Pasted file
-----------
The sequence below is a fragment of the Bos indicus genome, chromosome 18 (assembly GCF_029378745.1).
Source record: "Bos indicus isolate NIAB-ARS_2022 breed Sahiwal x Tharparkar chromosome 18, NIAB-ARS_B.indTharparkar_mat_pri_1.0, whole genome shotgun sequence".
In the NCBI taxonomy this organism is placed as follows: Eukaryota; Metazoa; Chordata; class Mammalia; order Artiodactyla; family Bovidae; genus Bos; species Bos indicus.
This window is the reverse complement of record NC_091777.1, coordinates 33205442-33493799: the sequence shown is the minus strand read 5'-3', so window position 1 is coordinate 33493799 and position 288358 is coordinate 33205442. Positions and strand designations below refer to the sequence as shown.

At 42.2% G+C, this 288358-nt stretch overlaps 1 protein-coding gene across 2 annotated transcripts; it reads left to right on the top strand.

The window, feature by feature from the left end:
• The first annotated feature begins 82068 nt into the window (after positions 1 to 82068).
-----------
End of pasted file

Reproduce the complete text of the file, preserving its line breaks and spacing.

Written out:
The sequence below is a fragment of the Bos indicus genome, chromosome 18 (assembly GCF_029378745.1).
Source record: "Bos indicus isolate NIAB-ARS_2022 breed Sahiwal x Tharparkar chromosome 18, NIAB-ARS_B.indTharparkar_mat_pri_1.0, whole genome shotgun sequence".
In the NCBI taxonomy this organism is placed as follows: Eukaryota; Metazoa; Chordata; class Mammalia; order Artiodactyla; family Bovidae; genus Bos; species Bos indicus.
This window is the reverse complement of record NC_091777.1, coordinates 33205442-33493799: the sequence shown is the minus strand read 5'-3', so window position 1 is coordinate 33493799 and position 288358 is coordinate 33205442. Positions and strand designations below refer to the sequence as shown.

At 42.2% G+C, this 288358-nt stretch overlaps 1 protein-coding gene across 2 annotated transcripts; it reads left to right on the top strand.

The window, feature by feature from the left end:
• The first annotated feature begins 82068 nt into the window (after positions 1 to 82068).